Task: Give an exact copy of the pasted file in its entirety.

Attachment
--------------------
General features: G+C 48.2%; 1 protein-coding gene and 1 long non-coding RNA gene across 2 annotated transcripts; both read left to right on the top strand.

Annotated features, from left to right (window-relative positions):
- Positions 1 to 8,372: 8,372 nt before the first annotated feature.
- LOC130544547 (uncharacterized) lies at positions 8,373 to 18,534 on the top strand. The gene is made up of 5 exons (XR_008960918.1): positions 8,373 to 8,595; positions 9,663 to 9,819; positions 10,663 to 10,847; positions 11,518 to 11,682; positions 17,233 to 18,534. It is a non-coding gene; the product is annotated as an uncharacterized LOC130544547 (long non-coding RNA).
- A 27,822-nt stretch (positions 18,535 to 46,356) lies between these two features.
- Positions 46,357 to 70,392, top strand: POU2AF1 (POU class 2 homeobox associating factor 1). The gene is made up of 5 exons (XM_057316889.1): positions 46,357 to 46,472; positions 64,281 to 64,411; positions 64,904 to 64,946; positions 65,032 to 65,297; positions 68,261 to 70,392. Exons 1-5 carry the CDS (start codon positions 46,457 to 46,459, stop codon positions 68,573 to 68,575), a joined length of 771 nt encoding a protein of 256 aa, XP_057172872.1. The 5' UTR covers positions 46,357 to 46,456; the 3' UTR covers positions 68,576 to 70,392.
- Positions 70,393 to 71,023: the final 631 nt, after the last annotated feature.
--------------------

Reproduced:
General features: G+C 48.2%; 1 protein-coding gene and 1 long non-coding RNA gene across 2 annotated transcripts; both read left to right on the top strand.

Annotated features, from left to right (window-relative positions):
- Positions 1 to 8,372: 8,372 nt before the first annotated feature.
- LOC130544547 (uncharacterized) lies at positions 8,373 to 18,534 on the top strand. The gene is made up of 5 exons (XR_008960918.1): positions 8,373 to 8,595; positions 9,663 to 9,819; positions 10,663 to 10,847; positions 11,518 to 11,682; positions 17,233 to 18,534. It is a non-coding gene; the product is annotated as an uncharacterized LOC130544547 (long non-coding RNA).
- A 27,822-nt stretch (positions 18,535 to 46,356) lies between these two features.
- Positions 46,357 to 70,392, top strand: POU2AF1 (POU class 2 homeobox associating factor 1). The gene is made up of 5 exons (XM_057316889.1): positions 46,357 to 46,472; positions 64,281 to 64,411; positions 64,904 to 64,946; positions 65,032 to 65,297; positions 68,261 to 70,392. Exons 1-5 carry the CDS (start codon positions 46,457 to 46,459, stop codon positions 68,573 to 68,575), a joined length of 771 nt encoding a protein of 256 aa, XP_057172872.1. The 5' UTR covers positions 46,357 to 46,456; the 3' UTR covers positions 68,576 to 70,392.
- Positions 70,393 to 71,023: the final 631 nt, after the last annotated feature.